Goya, Goya, Gone

Letters from the issue of June 22, 2000

Aruca generally confines his lectures to local issues. Presently he is giving reasons why many local politicians should be removed from office. Do you suppose that is the reason why some people call him bad names? If you think Francisco Aruca is a Castro supporter, I suggest you listen to WAXY-AM (790) at 8:00 a.m. weekdays.

Max Castro is just as fine an American, though he too was born in Cuba. His only problem is that he does not have a radio program.

John A. Brennan
Miami

On balance less bad than good:
Ted B. Kissell is a good reporter. He quoted me accurately, but out of context, in reference to my friend Demetrio Perez. In the same sentence I also stated that Demetrio's sense of honor, loyalty, friendship, and duty (as he sees it) are strong qualities of his character. Weighted properly, Demetrio does more good, by far, than bad. There are no perfect public servants. We all have faults. Faults and all, exile philosophy and old-school policies, Demetrio Perez has left a positive legacy in our community. Miami is better off for his public service.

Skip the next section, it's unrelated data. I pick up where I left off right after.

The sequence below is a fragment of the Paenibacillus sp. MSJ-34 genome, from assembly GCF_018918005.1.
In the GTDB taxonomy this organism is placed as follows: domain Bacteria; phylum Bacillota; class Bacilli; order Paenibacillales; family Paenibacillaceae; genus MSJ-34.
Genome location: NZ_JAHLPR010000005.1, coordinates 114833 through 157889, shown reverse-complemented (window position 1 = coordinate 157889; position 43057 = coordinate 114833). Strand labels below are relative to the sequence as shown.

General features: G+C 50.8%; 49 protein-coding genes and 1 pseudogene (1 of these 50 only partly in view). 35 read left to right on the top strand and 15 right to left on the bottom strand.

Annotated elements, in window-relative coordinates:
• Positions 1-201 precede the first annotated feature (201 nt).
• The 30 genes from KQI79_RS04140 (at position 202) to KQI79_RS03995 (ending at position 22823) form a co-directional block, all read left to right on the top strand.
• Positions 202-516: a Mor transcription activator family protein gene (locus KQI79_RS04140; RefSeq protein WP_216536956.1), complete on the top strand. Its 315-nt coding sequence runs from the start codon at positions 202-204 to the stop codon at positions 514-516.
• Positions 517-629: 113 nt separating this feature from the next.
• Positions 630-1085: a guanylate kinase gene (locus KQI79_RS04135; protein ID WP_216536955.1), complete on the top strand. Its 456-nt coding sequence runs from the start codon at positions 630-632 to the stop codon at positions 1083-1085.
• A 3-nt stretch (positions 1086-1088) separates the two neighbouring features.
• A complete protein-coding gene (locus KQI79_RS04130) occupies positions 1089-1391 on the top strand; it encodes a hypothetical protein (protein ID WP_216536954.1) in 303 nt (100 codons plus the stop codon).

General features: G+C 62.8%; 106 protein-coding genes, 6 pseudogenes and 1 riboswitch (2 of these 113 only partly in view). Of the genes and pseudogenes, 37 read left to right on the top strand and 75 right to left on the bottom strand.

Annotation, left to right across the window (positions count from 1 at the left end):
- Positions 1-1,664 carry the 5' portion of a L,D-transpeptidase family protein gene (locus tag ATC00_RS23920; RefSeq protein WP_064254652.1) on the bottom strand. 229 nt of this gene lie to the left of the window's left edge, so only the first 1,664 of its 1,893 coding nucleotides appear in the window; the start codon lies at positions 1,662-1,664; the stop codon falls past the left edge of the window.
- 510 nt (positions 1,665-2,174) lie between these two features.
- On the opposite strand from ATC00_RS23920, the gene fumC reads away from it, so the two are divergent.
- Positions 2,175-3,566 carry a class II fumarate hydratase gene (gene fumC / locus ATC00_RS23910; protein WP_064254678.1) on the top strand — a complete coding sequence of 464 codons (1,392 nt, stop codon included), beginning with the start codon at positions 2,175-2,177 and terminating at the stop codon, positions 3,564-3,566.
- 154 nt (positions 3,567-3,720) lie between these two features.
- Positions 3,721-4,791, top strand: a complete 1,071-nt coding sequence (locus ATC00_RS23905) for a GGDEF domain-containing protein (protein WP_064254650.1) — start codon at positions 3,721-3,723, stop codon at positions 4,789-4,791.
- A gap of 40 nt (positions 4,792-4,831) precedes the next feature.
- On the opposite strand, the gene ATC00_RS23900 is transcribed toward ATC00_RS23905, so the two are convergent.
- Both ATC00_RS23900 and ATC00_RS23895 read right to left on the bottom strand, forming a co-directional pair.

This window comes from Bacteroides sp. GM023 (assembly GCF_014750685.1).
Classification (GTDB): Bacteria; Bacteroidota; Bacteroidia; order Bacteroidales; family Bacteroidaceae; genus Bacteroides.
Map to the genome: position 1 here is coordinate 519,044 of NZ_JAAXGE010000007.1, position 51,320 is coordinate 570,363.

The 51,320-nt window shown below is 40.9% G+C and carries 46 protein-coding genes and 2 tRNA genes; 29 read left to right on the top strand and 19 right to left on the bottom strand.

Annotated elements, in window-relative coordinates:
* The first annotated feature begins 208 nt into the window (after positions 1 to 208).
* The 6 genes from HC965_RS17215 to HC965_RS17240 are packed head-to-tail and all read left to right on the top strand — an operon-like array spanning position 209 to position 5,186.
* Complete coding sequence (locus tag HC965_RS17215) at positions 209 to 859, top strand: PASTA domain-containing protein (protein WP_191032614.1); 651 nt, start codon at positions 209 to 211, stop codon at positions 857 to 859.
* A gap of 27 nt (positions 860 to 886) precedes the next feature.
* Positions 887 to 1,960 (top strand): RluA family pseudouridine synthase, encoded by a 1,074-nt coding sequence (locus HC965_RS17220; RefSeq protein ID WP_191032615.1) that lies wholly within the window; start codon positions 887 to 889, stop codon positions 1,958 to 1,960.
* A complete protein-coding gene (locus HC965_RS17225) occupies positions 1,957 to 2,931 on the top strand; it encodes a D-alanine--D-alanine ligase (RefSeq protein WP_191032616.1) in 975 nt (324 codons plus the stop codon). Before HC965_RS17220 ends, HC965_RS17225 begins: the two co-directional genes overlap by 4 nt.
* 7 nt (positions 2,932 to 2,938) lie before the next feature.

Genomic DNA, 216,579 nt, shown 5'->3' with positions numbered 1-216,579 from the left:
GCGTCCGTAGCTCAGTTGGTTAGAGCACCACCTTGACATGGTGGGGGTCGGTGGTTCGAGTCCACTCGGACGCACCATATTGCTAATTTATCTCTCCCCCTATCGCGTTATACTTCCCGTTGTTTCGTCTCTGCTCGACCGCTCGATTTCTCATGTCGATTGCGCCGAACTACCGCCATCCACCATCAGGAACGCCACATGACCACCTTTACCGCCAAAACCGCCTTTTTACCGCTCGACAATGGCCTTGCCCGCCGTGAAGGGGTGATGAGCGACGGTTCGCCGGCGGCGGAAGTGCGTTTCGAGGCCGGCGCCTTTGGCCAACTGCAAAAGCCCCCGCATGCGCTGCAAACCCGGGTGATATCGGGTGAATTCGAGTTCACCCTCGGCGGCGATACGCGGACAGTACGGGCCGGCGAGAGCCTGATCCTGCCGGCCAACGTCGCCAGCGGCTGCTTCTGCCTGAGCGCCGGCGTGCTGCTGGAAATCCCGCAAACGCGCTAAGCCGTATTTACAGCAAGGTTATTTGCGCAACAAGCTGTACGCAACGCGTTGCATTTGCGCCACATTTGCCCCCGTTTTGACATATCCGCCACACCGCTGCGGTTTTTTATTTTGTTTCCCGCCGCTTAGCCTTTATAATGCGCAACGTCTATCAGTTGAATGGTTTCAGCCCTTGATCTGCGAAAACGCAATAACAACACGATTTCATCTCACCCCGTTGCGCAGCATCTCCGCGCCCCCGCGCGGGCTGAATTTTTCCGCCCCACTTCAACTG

Maurice A. Ferré
Miami

An anchor in turbulent waters:
It's amazing how New Times chooses to focus on our little corner of the world when Demetrio Perez is merely abiding by or paying tribute to your American dream. After all, this whole country (from Miami to San Francisco) is built on “appropriating” images. And while accusing Perez of “programming” youth, can you think of anything more programmatic than the media and its advertising accomplices exposing children to this cash cow we call the free market? It is the latter form of “programming” that creates distinctions among the haves and have-nots, and arguably the subsequent crimes that follow. These crimes, in turn, are exploited in order to raise the ratings that are necessary to survive. What's more hypocritical than crying child abuse on one hand, and on the other creating the circumstances that shape it? I'll take Nixon and uniforms over this any day. At least Nixon knew he was rotten.As someone who works in the trenches as an educator, I can tell you that the last thing we want to get rid of now is formalism, time-honored tradition, and social etiquette. The fact that one has to risk one's life driving to work every day should tell you that. As much as I may disagree with some of Perez's beliefs, people like him bring a much-needed stabilizing presence to a generation disoriented by a shifting paradigm of cultural values.

Manny Losada
Miami

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